OAKLAND -- Nomar Garciaparra of the A's is one of the best shortstops of his generation, but he's 36 years old and no longer an everyday player. Cliff Pennington is a 24-year-old rookie and has been Oakland's starting shortstop since Orlando Cabrera was traded on July 31. Given that Garciaparra is widely respected in the clubhouse for his willingness to help younger players, you might assume he's taken on the role of Pennington's primary mentor.
Yet, that unofficial title, ironically enough, belongs to Bobby Crosby. "I mostly talk to Nomar about hitting," Pennington said Wednesday before the third game of a four-game series against the Rangers at Oakland-Alameda County Coliseum. "Bobby is the one I go to when it comes to what to do out in the field, positioning, footwork, things like that. We talk all the time." The irony, of course, lies in Crosby's history with the club. He had been Oakland's starting shortstop since the start of the 2004 season, after which he was named the American League Rookie of the Year, but he lost his job when the A's signed Cabrera this spring, and he was publicly peeved when Pennington was handed the job after the Cabrera trade. At the same time, Crosby went out of his way to say that his feelings had nothing to do with Pennington, who was the team's first-round pick in the 2005 First-Year Player Draft. And according to Pennington, Crosby -- a.k.a. "Bones" -- has continued to go out of his way to offer advice, guidance and support. "Bones has helped me more than anyone," Pennington said. "From my first Spring Training with the team, through this Spring Training, to when I got called up [last season] and all the way up to today -- he's always been there for me." Relayed those comments, Crosby shrugged off the suggestion that working with his replacement is unusual or potentially awkward in any way. "The guy's a teammate," Crosby said. "That's what teammates are supposed to do, help each other out. It doesn't matter what the situation is. It's just what you do." Pennington played more games at second base than at shortstop during a 36-game stint with the big league club last season, but what he's done since taking over at shortstop suggests that he could be the team's long-term solution at the position. "He's gotten a lot better since the first time he came up," Crosby said. "He's a lot smoother." A former Texas A&M star, Pennington batted .320 over his first 14 games, and since coming out of a 20-game funk in which he batted .167, he was batting .386 (22-for-57 with eight multiple-hit games, 12 runs, five doubles, two triples, two home runs and a .470 on-base percentage over his past 16 games entering Wednesday. Batting .284 overall, Pennington also has provided strong defense up the middle, with two errors in 213 total chances in 49 games for a fielding percentage of .991. When asked to list Pennington's strengths, Garciaparra, Crosby and A's manager Bob Geren put his throwing arm at or near the top of the list. "He's made a lot of plays this year because of his arm strength," Geren said. Asked to list the areas in which Pennington needs to improve, Garciaparra mentioned footwork around the bag. Pennington didn't disagree. Nor did he dispute Crosby's claim: "He has good actions, but he's just a little too quick sometimes." "I have times when I get a little spastic," Pennington said with a laugh. "I'll rush things and speed things up, and that's where you get inconsistency. It sounds strange, because I've always played fast, but up here you have to try to play as slow as possible." Garciaparra said Pennington also has to grow into the role as the infield's "backbone." "As the shortstop, you have to kind of control everything out there," Garciaparra said. "He doesn't have that yet, but that comes with time and experience. He definitely has the ability and the tools. He doesn't look out of place at all." If he does, he might hear about it from his unlikely but more-than-willing mentor. "If I see something that can help him, I'll definitely mention it," Crosby said. "Any help I can give him, I'll give it."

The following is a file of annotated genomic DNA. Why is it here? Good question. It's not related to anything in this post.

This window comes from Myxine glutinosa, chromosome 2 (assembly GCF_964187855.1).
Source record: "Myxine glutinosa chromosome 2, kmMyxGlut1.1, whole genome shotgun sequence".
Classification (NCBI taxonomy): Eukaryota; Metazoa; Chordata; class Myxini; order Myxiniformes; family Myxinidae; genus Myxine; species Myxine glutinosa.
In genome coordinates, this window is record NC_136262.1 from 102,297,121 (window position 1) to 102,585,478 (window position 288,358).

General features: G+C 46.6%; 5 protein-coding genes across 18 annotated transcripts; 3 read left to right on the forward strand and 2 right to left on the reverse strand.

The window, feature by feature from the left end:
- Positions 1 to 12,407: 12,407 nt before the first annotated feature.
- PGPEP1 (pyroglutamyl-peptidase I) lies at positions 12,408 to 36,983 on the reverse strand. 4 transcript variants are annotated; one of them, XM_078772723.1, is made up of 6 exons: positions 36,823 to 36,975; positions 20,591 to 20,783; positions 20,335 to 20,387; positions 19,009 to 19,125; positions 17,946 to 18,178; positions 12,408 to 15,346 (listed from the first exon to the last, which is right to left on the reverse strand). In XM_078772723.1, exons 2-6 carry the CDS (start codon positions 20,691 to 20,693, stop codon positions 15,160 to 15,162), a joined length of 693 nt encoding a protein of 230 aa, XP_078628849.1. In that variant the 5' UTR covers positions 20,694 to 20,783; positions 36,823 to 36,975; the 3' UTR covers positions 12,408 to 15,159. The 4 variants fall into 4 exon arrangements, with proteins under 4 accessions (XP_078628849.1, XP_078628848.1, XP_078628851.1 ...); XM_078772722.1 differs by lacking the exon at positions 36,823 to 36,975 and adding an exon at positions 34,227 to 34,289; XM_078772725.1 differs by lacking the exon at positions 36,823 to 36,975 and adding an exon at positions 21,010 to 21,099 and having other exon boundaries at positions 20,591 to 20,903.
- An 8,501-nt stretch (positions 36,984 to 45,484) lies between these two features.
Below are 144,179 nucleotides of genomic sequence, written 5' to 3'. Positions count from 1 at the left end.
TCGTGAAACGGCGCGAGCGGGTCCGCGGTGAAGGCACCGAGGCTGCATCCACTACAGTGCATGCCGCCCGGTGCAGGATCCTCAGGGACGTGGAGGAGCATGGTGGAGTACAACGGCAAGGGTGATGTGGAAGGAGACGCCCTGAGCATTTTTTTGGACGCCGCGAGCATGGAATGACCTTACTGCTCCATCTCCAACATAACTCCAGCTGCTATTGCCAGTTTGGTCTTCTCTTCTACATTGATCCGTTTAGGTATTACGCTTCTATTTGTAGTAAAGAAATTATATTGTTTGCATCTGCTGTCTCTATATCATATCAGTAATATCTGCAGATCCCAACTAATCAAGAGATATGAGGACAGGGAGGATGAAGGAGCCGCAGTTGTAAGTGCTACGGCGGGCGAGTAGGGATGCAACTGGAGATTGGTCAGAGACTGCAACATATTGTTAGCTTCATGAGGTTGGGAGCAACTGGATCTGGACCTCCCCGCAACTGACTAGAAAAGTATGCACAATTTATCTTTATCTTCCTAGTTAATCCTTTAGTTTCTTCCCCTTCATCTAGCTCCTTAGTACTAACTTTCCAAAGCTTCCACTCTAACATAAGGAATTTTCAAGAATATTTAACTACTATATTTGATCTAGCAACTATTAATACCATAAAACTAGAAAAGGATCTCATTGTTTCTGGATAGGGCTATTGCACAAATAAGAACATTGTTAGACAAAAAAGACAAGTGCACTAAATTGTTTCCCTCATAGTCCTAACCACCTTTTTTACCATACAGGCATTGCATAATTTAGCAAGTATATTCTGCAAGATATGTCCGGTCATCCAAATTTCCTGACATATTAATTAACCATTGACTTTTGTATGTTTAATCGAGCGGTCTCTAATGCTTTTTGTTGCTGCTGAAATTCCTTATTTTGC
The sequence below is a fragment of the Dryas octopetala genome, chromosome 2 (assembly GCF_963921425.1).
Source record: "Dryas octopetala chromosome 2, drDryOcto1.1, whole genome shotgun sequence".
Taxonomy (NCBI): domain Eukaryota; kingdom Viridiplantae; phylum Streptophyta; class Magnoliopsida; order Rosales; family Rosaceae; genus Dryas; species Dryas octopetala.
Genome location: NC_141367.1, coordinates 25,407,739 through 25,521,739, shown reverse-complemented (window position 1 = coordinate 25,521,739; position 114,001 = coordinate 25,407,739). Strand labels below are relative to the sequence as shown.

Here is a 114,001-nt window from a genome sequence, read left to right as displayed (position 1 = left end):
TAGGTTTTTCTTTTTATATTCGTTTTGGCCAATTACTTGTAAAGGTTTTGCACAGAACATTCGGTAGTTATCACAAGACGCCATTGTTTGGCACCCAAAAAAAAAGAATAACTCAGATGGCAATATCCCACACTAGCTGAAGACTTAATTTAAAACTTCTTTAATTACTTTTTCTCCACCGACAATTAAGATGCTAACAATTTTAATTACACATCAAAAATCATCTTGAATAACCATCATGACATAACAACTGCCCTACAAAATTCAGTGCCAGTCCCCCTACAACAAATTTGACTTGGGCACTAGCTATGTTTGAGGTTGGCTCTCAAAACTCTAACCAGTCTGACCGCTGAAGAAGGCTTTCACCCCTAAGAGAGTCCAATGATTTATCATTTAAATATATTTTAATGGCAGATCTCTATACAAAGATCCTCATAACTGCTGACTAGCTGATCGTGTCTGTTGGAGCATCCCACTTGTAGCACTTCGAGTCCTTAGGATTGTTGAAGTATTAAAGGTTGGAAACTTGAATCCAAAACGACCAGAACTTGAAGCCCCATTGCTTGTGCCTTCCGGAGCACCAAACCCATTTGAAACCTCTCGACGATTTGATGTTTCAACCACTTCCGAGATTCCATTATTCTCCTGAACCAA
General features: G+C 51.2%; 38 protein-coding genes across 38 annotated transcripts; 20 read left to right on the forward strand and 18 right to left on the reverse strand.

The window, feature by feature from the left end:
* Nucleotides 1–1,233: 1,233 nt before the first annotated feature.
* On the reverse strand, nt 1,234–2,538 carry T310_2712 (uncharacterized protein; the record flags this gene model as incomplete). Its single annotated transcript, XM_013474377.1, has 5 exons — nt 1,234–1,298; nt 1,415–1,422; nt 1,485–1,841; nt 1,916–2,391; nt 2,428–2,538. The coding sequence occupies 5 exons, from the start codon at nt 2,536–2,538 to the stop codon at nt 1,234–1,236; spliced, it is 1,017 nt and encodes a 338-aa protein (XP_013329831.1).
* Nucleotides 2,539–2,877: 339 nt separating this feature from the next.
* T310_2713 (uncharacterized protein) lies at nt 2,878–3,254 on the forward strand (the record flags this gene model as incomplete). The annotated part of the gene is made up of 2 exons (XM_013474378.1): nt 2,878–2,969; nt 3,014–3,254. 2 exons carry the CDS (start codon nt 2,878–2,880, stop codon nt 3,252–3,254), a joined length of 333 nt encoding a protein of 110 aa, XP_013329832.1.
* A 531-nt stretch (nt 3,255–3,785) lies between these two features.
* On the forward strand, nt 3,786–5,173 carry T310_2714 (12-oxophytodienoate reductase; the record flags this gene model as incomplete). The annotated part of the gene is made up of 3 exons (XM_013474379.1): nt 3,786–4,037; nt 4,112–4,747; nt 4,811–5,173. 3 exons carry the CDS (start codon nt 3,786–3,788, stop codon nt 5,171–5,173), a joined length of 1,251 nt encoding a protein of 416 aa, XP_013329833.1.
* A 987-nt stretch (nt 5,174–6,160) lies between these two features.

Mychael Urban is a national writer for MLB.com. This story was not subject to the approval of Major League Baseball or its clubs.